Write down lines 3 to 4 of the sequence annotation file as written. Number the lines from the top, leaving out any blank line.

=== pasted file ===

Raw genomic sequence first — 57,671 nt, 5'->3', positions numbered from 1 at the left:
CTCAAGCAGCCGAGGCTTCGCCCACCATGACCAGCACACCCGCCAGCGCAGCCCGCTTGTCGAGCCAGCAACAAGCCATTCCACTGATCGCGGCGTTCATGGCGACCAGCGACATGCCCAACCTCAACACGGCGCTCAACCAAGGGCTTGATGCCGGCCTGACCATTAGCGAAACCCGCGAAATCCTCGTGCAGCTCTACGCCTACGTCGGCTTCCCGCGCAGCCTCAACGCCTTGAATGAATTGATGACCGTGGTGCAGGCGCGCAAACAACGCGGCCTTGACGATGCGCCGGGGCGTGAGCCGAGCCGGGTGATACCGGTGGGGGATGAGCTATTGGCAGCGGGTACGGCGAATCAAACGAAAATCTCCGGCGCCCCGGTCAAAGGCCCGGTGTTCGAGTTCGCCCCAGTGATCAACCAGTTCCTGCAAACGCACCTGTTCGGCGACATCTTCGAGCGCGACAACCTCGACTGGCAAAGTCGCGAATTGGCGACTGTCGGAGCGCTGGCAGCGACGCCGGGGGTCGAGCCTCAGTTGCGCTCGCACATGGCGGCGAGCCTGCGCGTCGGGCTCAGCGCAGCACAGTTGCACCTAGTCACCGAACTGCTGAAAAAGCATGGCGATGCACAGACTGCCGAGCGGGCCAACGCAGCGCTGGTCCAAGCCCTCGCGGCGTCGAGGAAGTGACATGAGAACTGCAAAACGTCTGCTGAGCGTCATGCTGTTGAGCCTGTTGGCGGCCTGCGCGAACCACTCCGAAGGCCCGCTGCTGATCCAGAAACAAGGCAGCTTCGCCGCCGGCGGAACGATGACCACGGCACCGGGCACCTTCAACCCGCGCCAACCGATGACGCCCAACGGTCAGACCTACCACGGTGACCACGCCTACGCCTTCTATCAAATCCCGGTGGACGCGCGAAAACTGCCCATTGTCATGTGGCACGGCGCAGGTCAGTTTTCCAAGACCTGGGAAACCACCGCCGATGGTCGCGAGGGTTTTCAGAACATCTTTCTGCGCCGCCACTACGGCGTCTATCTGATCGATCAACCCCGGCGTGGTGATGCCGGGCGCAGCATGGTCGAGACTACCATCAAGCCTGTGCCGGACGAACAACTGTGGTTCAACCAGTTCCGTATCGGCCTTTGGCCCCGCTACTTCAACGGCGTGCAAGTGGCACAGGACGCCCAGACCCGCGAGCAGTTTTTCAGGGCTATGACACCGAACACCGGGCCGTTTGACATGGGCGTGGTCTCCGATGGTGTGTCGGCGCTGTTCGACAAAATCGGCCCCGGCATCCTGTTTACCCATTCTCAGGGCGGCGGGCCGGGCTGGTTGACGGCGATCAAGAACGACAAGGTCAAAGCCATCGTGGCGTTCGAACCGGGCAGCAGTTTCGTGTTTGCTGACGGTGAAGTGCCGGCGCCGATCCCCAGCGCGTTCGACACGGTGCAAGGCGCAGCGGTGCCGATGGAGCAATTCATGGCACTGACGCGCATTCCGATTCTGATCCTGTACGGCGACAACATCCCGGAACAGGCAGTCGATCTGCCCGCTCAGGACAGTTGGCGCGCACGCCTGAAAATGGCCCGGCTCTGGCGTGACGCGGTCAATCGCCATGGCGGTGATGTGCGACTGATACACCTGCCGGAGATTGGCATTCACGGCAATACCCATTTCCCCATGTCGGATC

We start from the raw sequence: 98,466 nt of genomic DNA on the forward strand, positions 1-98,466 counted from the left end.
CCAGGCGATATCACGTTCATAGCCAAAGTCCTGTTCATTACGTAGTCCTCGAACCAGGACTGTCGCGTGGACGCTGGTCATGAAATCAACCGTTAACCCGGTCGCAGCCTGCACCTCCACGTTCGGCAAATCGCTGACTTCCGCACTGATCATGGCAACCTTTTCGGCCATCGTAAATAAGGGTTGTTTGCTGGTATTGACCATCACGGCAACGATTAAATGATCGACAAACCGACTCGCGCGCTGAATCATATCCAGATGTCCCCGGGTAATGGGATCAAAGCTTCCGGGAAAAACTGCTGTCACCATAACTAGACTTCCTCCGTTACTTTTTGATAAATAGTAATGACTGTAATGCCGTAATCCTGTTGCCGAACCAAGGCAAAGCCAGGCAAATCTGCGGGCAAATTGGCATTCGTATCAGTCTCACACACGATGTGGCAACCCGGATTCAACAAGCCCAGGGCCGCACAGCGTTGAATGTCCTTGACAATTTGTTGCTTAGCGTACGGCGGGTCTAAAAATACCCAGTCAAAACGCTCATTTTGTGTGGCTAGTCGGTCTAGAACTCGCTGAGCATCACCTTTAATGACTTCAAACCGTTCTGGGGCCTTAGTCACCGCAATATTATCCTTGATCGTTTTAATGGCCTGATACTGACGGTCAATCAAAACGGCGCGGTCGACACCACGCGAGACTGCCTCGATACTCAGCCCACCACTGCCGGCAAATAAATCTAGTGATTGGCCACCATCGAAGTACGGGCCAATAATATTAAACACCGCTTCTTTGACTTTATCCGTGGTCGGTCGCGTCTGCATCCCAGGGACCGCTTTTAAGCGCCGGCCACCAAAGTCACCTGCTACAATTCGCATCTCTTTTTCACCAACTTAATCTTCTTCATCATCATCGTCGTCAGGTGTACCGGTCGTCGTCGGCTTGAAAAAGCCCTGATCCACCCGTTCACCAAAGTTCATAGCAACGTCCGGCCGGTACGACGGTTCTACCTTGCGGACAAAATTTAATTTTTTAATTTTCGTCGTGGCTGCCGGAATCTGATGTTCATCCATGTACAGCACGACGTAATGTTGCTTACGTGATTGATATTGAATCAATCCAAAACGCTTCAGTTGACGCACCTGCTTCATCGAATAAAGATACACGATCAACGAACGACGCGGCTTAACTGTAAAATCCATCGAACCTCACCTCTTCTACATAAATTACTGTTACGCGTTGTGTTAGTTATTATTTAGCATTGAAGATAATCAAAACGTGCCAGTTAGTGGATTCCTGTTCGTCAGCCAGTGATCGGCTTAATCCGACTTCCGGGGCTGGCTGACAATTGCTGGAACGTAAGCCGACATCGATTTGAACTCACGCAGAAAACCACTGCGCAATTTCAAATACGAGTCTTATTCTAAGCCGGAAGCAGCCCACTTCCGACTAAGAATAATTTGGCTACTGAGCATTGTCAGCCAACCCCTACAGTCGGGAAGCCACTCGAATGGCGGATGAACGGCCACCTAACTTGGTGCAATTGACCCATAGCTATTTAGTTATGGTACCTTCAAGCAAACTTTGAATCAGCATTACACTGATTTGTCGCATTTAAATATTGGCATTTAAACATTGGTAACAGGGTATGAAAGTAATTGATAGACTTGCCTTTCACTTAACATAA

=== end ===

We start from the raw sequence: 98,466 nt of genomic DNA on the forward strand, positions 1-98,466 counted from the left end.
CCAGGCGATATCACGTTCATAGCCAAAGTCCTGTTCATTACGTAGTCCTCGAACCAGGACTGTCGCGTGGACGCTGGTCATGAAATCAACCGTTAACCCGGTCGCAGCCTGCACCTCCACGTTCGGCAAATCGCTGACTTCCGCACTGATCATGGCAACCTTTTCGGCCATCGTAAATAAGGGTTGTTTGCTGGTATTGACCATCACGGCAACGATTAAATGATCGACAAACCGACTCGCGCGCTGAATCATATCCAGATGTCCCCGGGTAATGGGATCAAAGCTTCCGGGAAAAACTGCTGTCACCATAACTAGACTTCCTCCGTTACTTTTTGATAAATAGTAATGACTGTAATGCCGTAATCCTGTTGCCGAACCAAGGCAAAGCCAGGCAAATCTGCGGGCAAATTGGCATTCGTATCAGTCTCACACACGATGTGGCAACCCGGATTCAACAAGCCCAGGGCCGCACAGCGTTGAATGTCCTTGACAATTTGTTGCTTAGCGTACGGCGGGTCTAAAAATACCCAGTCAAAACGCTCATTTTGTGTGGCTAGTCGGTCTAGAACTCGCTGAGCATCACCTTTAATGACTTCAAACCGTTCTGGGGCCTTAGTCACCGCAATATTATCCTTGATCGTTTTAATGGCCTGATACTGACGGTCAATCAAAACGGCGCGGTCGACACCACGCGAGACTGCCTCGATACTCAGCCCACCACTGCCGGCAAATAAATCTAGTGATTGGCCACCATCGAAGTACGGGCCAATAATATTAAACACCGCTTCTTTGACTTTATCCGTGGTCGGTCGCGTCTGCATCCCAGGGACCGCTTTTAAGCGCCGGCCACCAAAGTCACCTGCTACAATTCGCATCTCTTTTTCACCAACTTAATCTTCTTCATCATCATCGTCGTCAGGTGTACCGGTCGTCGTCGGCTTGAAAAAGCCCTGATCCACCCGTTCACCAAAGTTCATAGCAACGTCCGGCCGGTACGACGGTTCTACCTTGCGGACAAAATTTAATTTTTTAATTTTCGTCGTGGCTGCCGGAATCTGATGTTCATCCATGTACAGCACGACGTAATGTTGCTTACGTGATTGATATTGAATCAATCCAAAACGCTTCAGTTGACGCACCTGCTTCATCGAATAAAGATACACGATCAACGAACGACGCGGCTTAACTGTAAAATCCATCGAACCTCACCTCTTCTACATAAATTACTGTTACGCGTTGTGTTAGTTATTATTTAGCATTGAAGATAATCAAAACGTGCCAGTTAGTGGATTCCTGTTCGTCAGCCAGTGATCGGCTTAATCCGACTTCCGGGGCTGGCTGACAATTGCTGGAACGTAAGCCGACATCGATTTGAACTCACGCAGAAAACCACTGCGCAATTTCAAATACGAGTCTTATTCTAAGCCGGAAGCAGCCCACTTCCGACTAAGAATAATTTGGCTACTGAGCATTGTCAGCCAACCCCTACAGTCGGGAAGCCACTCGAATGGCGGATGAACGGCCACCTAACTTGGTGCAATTGACCCATAGCTATTTAGTTATGGTACCTTCAAGCAAACTTTGAATCAGCATTACACTGATTTGTCGCATTTAAATATTGGCATTTAAACATTGGTAACAGGGTATGAAAGTAATTGATAGACTTGCCTTTCACTTAACATAA